by Mario Aguirre / @mario_aguirre
A smart man – and I forget his name – once said that if something appears too good to be true, it often is.
Take this instance, for example.
Rucker Park. Summer 2003. Fat Joe’s Terror Squad versus Jay-Z’s S. Carter for the Entertainers Basketball Classic championship.
Jay-Z’s team featured Lamar Odom, Sebastian Telfair, Jamal Crawford, Eddy Curry, with LeBron James, Tracy McGrady and Shaquille O’Neal scheduled to play in the title game. Fat Joe had Carmelo Anthony, Amar’e Stoudemire, Zach Randolph, Stephon Marbury, Rafer Alston and Al Harrington.
The ultimate playground matchup, right?
It almost happened, if not for a 12-hour blackout in New York City that forced the game to be moved up a couple days. Jay-Z was unable to show up to the rescheduled game; some of his All-Star talent couldn’t make it, either. But what emerged from all this was a documentary from Edgar Burgos, titled “The Blackout,” chronicling that dazzling season.
It premieres Saturday in Los Angeles, with MTV2 covering the event with Sucker Free host DJ Envy.
That season, the star-studded affair was in full effect from the basketball court to the sideline, where Jay-Z brought out Beyonce and Sean “Puffy” Combs. DJ Clue, Jermaine Dupri and Master P were there, too. And so was Fat Joe and his crew.
It was a Who’s Who of basketball and hip-hop’s elite – among the most elusive convergence of its kind – drawing thousands of onlookers to the famed Harlem courts.
“I’ve been to Rucker for over 20 years and I’ve never seen a park packed every single day as it was that year,” said Burgos, the film’s executive producer and director. “I think it was more celebrity driven than it’s ever been in the history of Rucker. There was a wow factor. It was like, ‘Whoa, this person’s here? That person’s here?’”
In fact, the film’s trailer shows a barely-legal LeBron James walking through packed crowds with Jay-Z. The image captured the magnitude of that summer, with all the star power at the playground.
“Man I [was] watching this Rucker Park documentary from 2003,” James posted on his Twitter account. “Man I wish it was still popping like that!!! Man If it wasn’t for the Blackout. Wow!!”
If not for the blackout, Fat Joe and Jay-Z were supposed to coach their respective teams in the championship game. But the game was rescheduled for the following week and Jay-Z had already made his vacation plans in San Tropez, Burgos said. And some of the players on S. Carter also had prior commitments.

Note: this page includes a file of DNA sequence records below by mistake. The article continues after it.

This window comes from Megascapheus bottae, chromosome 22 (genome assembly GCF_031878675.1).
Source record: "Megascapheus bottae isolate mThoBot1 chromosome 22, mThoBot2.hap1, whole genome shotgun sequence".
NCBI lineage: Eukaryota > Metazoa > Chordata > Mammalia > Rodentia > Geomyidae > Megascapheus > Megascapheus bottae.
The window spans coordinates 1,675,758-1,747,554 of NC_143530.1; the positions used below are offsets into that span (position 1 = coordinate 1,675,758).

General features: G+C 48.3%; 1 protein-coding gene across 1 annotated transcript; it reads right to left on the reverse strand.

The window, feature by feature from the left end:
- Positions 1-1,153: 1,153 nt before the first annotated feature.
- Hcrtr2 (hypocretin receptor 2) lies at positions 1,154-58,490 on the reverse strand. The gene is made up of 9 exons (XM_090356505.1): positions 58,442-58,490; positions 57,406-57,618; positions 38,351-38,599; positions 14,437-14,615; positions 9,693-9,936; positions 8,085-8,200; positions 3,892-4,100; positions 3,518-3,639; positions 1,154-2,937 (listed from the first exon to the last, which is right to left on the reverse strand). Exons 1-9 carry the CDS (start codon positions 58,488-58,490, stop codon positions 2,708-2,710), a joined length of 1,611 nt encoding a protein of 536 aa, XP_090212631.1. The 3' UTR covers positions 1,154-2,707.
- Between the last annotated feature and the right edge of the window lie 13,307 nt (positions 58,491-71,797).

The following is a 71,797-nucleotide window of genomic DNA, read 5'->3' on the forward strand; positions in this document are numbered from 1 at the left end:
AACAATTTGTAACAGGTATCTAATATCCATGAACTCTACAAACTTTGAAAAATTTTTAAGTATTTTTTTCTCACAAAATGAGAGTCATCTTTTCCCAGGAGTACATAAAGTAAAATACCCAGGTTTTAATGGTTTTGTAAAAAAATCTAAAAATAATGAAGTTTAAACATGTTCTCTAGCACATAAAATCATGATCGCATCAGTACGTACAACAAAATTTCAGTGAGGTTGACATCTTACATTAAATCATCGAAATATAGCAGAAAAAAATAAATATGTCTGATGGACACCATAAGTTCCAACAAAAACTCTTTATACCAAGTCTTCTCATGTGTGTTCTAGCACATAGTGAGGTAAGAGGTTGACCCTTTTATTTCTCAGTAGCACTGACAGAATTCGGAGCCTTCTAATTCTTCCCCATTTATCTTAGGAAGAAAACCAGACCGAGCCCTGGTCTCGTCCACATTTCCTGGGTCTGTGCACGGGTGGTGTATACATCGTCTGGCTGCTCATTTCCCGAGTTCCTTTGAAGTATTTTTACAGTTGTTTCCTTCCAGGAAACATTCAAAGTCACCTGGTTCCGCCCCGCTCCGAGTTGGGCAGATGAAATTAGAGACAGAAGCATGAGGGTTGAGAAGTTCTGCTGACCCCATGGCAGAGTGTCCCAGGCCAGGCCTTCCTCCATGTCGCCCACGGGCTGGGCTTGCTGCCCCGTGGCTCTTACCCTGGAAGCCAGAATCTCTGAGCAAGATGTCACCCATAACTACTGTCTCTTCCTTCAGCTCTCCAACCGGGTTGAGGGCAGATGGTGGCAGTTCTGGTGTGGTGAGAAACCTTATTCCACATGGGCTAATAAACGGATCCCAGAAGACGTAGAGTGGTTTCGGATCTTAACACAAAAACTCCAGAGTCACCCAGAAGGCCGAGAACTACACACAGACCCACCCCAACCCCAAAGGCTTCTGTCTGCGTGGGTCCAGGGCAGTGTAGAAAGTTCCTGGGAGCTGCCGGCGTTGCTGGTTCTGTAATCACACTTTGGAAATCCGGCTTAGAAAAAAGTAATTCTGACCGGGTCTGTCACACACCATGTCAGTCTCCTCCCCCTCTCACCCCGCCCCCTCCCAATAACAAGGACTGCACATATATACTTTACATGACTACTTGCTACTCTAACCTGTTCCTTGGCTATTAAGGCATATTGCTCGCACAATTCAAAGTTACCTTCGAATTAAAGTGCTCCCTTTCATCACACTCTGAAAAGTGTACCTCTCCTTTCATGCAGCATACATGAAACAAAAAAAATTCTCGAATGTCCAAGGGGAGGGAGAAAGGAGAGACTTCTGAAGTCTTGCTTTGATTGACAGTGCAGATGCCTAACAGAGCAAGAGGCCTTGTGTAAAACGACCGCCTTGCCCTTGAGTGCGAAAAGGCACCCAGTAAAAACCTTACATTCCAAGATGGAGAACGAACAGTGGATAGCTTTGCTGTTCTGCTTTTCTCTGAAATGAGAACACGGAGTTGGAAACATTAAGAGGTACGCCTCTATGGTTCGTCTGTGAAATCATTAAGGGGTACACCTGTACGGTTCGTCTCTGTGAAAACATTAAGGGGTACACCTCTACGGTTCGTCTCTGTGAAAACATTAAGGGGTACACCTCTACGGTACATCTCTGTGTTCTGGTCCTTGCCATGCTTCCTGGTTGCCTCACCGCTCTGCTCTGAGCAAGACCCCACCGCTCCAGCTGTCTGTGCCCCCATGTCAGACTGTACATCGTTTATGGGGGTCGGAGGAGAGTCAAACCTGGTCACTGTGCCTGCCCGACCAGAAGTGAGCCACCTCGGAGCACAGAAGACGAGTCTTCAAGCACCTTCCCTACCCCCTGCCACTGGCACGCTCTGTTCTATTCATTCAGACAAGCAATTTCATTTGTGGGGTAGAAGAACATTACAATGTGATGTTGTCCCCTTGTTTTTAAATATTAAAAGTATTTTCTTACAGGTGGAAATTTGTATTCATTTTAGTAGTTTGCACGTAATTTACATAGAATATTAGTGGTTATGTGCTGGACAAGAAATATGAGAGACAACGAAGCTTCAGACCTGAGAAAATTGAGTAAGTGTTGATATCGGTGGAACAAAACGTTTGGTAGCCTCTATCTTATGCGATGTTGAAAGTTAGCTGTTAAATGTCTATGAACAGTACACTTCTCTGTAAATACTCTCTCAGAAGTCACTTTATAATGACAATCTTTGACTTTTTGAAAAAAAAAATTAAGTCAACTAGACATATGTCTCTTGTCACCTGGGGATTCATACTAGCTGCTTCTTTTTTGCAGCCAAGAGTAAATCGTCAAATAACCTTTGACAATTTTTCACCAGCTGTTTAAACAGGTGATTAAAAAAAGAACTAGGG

To his credit, though, Jay-Z flew in to New York to catch games that season while he was on the “Roc the Mic” tour.
Although the game originally planned never materialized, the magnitude of that events that leading up to the EBC title game merited a documentary.
“All these guys play for money, they play in the NBA and they make a lot of money. And they’re playing in a park for free, just to get rep, which is kind of amazing to me,” Burgos said. “I was just in awe with the clout that Fat Joe and Jay-Z had and how they got these players to come out to the park to play. Usually in the summer, these (NBA) players don’t play. They practice in the gym, but you don’t see players play in the street for free, for fear of injury. And these guys are battling each other like it’s an NBA game.”
The meshing of NBA ballers and hip-hop artists was a unique, if not primary angle to the summer. As the thinking goes, NBA players want to be rappers and vice versa. And although that didn’t happen, it was a seamless fit to have these figures from the sports and music world.
“It was a good story and a great moment in basketball, in New York City basketball and hip-hop, so it was exciting,” said Eric Conte, senior vice president of programming and production for MTV2. “Hip-hop and basketball click very well and when you see a merger like this… it’s a perfect fit.”
Yet, despite everything, there remains a lot of what-if about one of the most epic playground games that almost came to fruition.
“If that game would have happened, that would have been history,” Burgos said. “That would have been one of the greatest games ever in streetball history.”